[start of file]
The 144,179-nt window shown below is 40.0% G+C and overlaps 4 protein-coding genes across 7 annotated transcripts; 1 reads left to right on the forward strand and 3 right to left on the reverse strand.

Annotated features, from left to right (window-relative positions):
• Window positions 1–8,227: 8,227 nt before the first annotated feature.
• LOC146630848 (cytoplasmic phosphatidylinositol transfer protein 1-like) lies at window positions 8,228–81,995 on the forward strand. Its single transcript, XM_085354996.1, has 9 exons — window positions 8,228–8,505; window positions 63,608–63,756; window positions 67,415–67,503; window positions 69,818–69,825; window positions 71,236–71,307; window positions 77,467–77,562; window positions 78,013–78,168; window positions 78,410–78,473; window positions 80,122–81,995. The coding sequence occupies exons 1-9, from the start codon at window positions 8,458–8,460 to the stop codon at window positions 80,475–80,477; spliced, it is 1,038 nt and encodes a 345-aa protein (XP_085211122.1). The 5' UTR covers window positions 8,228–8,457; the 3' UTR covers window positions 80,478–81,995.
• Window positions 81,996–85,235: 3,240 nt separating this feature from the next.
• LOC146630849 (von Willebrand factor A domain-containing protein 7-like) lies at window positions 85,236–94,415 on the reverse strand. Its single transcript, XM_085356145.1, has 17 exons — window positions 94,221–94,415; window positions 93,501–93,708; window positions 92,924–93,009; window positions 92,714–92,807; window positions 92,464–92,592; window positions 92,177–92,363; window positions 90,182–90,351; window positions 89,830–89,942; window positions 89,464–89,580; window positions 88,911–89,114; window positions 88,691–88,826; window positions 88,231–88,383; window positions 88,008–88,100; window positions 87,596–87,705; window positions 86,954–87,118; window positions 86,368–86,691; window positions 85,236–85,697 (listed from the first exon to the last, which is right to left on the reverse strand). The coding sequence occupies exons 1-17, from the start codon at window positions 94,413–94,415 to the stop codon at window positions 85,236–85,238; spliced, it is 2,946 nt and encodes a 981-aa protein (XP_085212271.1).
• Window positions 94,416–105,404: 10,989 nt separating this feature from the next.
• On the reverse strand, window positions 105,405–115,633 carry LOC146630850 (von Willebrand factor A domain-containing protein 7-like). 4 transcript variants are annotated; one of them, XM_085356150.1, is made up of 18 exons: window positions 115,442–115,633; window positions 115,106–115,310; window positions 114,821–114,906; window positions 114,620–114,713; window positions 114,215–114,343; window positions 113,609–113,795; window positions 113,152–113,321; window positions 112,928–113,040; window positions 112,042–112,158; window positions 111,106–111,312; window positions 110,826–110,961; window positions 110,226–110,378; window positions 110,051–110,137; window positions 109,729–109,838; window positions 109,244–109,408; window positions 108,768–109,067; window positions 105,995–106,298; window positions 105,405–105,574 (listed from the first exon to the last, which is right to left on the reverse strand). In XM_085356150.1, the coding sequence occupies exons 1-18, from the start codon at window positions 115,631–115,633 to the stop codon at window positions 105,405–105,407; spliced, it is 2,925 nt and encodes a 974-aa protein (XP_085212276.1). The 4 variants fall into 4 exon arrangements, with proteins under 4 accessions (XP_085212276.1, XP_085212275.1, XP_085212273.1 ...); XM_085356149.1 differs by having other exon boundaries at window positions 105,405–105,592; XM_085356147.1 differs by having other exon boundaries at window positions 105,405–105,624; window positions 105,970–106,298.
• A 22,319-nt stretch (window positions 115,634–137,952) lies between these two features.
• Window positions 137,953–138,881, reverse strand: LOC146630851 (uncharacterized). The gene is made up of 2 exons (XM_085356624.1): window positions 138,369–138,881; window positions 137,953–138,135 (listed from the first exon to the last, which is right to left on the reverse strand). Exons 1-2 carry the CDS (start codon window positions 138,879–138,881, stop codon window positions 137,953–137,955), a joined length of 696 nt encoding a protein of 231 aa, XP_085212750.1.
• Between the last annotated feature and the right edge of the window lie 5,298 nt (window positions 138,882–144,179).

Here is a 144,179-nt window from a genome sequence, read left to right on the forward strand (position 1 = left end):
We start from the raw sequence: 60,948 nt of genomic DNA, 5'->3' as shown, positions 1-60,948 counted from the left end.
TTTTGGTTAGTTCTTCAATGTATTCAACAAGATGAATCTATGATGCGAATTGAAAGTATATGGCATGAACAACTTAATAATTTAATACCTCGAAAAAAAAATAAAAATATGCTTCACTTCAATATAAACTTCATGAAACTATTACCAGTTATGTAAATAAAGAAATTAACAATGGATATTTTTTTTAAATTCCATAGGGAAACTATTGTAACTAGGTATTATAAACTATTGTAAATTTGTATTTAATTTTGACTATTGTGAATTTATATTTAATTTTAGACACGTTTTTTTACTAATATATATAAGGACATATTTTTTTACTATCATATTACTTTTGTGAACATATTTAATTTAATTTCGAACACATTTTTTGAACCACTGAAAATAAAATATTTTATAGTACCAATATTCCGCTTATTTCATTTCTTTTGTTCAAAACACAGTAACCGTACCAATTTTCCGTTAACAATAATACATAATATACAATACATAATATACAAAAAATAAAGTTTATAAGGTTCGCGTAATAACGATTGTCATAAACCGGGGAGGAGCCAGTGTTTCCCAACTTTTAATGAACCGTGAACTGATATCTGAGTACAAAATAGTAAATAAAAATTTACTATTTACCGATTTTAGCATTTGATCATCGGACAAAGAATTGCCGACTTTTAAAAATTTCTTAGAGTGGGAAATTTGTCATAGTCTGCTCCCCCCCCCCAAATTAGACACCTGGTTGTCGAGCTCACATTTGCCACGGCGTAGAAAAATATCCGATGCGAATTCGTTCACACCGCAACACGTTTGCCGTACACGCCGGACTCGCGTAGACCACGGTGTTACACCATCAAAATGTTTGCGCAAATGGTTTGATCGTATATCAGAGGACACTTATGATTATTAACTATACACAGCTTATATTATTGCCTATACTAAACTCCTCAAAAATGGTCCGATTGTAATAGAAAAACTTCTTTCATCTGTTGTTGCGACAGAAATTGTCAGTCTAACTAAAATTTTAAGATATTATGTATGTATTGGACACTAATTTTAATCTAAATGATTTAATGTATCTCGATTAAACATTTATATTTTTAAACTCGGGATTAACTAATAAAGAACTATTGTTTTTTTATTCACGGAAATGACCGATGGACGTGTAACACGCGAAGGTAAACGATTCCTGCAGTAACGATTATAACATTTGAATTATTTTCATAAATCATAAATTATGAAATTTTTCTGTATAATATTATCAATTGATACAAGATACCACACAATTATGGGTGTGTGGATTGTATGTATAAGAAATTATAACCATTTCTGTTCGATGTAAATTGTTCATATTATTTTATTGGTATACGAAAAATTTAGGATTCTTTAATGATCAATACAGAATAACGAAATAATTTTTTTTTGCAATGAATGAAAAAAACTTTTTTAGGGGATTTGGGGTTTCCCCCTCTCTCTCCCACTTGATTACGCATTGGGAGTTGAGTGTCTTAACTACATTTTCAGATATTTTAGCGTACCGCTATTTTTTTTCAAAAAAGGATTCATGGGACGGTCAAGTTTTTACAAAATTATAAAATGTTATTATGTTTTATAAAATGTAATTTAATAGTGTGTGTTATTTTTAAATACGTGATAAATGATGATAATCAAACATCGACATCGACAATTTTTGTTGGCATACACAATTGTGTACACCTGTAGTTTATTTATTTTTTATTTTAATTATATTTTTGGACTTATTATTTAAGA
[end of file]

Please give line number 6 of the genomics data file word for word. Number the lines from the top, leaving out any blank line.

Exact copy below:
• LOC146630849 (von Willebrand factor A domain-containing protein 7-like) lies at window positions 85,236–94,415 on the reverse strand. Its single transcript, XM_085356145.1, has 17 exons — window positions 94,221–94,415; window positions 93,501–93,708; window positions 92,924–93,009; window positions 92,714–92,807; window positions 92,464–92,592; window positions 92,177–92,363; window positions 90,182–90,351; window positions 89,830–89,942; window positions 89,464–89,580; window positions 88,911–89,114; window positions 88,691–88,826; window positions 88,231–88,383; window positions 88,008–88,100; window positions 87,596–87,705; window positions 86,954–87,118; window positions 86,368–86,691; window positions 85,236–85,697 (listed from the first exon to the last, which is right to left on the reverse strand). The coding sequence occupies exons 1-17, from the start codon at window positions 94,413–94,415 to the stop codon at window positions 85,236–85,238; spliced, it is 2,946 nt and encodes a 981-aa protein (XP_085212271.1).